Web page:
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Old 03-27-2016, 04:14 PM   #11
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We just bought a Dometic/SeaLand 310. I think the model 300 was the one with several problems.
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Old 03-27-2016, 04:39 PM   #12
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I like to install my pressure regulator on the campground hose bib so I don't over pressure the hose either. Also, it seems those cheap regulators go bad about once a year so I also use a pressure gauge so I can monitor it. I put the gauge on the trailer end of the hose.

Some people use an expensive adjustable regulator that is more reliable. I bought one once then left it on the hose bib at a campground. Since then I just make do with the cheap ones. If I leave it I haven't lost much.
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Old 03-27-2016, 04:49 PM   #13
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Originally Posted by Hohenwald48 View Post
I like to install my pressure regulator on the campground hose bib so I don't over pressure the hose either. Also, it seems those cheap regulators go bad about once a year so I also use a pressure gauge so I can monitor it.
I do the same. Curious news to me regarding the cheap regulators going bad. I have been using the same old brass pressure regulator (45PSI) since 1998. Never had a problem with, it still reduces the pressure. Though because it still works good, I don't bother looking at whats new and available in that department, so perhaps the 'cheap' ones you talk of are different.
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Old 03-27-2016, 08:07 PM   #14
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I use the cheap ones as well, I did have one go bad it wouldn't allow any water to go through it. I tried to clear it but couldn't, cheap enough to go buy a new one intead of trying to re-engineer the old one.
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Old 03-27-2016, 09:25 PM   #15
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RV water lines are only rated to 45 - 50 PSI, whereas, city/housing water faucets are much higher.
You sure about this? My stock Shurflo onboard pump is rated/pumps it up to
55 psi.
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Old 03-28-2016, 12:14 PM   #16
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You sure about this? My stock Shurflo onboard pump is rated/pumps it up to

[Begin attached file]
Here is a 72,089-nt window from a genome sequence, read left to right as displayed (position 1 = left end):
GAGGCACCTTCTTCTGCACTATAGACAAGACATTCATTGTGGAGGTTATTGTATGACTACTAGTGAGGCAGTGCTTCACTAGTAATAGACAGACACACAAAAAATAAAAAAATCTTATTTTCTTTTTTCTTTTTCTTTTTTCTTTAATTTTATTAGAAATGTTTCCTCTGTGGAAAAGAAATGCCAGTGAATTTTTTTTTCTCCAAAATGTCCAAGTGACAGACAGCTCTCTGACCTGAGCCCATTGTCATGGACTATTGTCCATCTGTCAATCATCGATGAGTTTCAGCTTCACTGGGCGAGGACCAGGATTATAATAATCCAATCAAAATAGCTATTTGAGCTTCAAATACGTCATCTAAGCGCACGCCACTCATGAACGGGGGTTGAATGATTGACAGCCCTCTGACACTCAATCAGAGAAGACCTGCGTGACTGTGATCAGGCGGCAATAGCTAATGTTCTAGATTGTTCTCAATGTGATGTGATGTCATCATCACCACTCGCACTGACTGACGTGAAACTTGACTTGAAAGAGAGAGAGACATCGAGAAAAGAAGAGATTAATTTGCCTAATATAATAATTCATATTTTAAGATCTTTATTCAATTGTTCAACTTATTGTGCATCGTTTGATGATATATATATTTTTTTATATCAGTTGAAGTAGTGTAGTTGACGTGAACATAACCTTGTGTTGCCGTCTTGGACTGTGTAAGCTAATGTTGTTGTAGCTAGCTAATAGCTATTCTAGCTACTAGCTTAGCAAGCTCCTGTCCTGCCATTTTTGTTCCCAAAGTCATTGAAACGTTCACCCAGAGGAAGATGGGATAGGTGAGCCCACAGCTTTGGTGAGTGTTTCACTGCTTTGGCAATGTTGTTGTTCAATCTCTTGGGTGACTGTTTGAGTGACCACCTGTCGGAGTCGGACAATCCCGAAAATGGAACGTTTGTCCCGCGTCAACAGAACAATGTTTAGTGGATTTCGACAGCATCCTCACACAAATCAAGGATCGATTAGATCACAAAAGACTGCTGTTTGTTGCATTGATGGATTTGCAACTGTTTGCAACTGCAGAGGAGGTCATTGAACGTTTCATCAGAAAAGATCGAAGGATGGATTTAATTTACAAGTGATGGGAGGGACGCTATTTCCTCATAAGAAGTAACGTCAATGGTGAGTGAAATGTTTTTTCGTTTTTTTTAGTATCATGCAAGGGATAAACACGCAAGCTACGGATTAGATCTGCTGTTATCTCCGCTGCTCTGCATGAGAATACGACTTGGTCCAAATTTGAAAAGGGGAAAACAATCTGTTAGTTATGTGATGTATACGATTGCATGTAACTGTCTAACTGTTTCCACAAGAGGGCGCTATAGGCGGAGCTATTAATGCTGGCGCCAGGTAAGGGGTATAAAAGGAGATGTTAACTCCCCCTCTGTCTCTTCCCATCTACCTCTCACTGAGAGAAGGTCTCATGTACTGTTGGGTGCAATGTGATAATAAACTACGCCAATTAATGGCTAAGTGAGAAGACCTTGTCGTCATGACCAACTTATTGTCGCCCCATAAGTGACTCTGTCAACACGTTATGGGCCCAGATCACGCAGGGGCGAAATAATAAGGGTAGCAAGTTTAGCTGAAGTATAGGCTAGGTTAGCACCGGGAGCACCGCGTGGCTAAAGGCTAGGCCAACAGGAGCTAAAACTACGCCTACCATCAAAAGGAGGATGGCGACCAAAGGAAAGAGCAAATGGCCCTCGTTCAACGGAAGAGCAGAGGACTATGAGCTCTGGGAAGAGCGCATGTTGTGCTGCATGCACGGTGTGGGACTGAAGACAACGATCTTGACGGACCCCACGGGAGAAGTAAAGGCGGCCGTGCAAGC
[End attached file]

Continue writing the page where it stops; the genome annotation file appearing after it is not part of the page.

55 psi.
Once again, proving that axiom of "it was always that way in the past." I was going off information I had routinely learned from past/other rigs . Upon further checking, I have learned even my rig has lines have max pressure 60PSI and I assume I have the same pump, as my pump maxes out at 55PSI.
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Old 03-28-2016, 01:32 PM   #17
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LOL, just found mine in the RV Starter kit!
So, did that fix the problem?
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Old 03-28-2016, 01:50 PM   #18
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The plumbing in my trailer says 100PSI @180 degrees and 145PSI @73 degrees. I don't plan on it ever getting that high.


I think most PX tubing carries the same ratings.


I don't know why I have such a high failure rate on the cheap regulators. Dirt in the water or something maybe. I just toss it and get a new one. I've actually had better luck with the plastic regulators than I have with the brass ones. Maybe they don't corrode as easily.
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Old 03-28-2016, 02:29 PM   #19
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I have camped in parks that had 90 to 110psi. That's to much for my personal comfort without a regulator.
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Old 03-28-2016, 03:54 PM   #20
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Here at my house, on the supply side of the whole house regulator, I have nearly 110 PSI most of the time. Peaks around 125PSI at times. When we bought the house about 4 years ago the old owners didn't even have a regulator. Guess they got lucky because they claim it never caused a problem. First thing I did was install one and set it at 40PSI.

I've also been in campgrounds with as little as 15PSI. I couldn't even get water to flow thru the regulator. I guess the pressure has to be above the pressure setting of the regulator to get anything out of it.
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